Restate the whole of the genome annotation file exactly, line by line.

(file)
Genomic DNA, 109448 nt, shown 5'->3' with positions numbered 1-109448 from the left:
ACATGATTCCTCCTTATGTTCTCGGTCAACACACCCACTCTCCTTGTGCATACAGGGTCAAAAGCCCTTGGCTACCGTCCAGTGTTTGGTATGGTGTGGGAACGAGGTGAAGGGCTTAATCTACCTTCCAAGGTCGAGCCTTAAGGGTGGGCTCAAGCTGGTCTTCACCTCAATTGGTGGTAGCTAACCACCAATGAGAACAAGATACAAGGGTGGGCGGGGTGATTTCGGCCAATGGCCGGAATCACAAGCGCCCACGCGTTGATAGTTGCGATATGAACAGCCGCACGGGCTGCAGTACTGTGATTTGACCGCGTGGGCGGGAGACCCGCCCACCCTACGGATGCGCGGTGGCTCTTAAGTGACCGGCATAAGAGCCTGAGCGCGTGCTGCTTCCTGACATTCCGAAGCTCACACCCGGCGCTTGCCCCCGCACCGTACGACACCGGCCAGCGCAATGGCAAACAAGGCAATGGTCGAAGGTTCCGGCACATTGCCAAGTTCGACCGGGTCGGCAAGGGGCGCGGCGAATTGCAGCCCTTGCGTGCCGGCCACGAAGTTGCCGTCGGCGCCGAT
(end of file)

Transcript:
Genomic DNA, 109448 nt, shown 5'->3' with positions numbered 1-109448 from the left:
ACATGATTCCTCCTTATGTTCTCGGTCAACACACCCACTCTCCTTGTGCATACAGGGTCAAAAGCCCTTGGCTACCGTCCAGTGTTTGGTATGGTGTGGGAACGAGGTGAAGGGCTTAATCTACCTTCCAAGGTCGAGCCTTAAGGGTGGGCTCAAGCTGGTCTTCACCTCAATTGGTGGTAGCTAACCACCAATGAGAACAAGATACAAGGGTGGGCGGGGTGATTTCGGCCAATGGCCGGAATCACAAGCGCCCACGCGTTGATAGTTGCGATATGAACAGCCGCACGGGCTGCAGTACTGTGATTTGACCGCGTGGGCGGGAGACCCGCCCACCCTACGGATGCGCGGTGGCTCTTAAGTGACCGGCATAAGAGCCTGAGCGCGTGCTGCTTCCTGACATTCCGAAGCTCACACCCGGCGCTTGCCCCCGCACCGTACGACACCGGCCAGCGCAATGGCAAACAAGGCAATGGTCGAAGGTTCCGGCACATTGCCAAGTTCGACCGGGTCGGCAAGGGGCGCGGCGAATTGCAGCCCTTGCGTGCCGGCCACGAAGTTGCCGTCGGCGCCGAT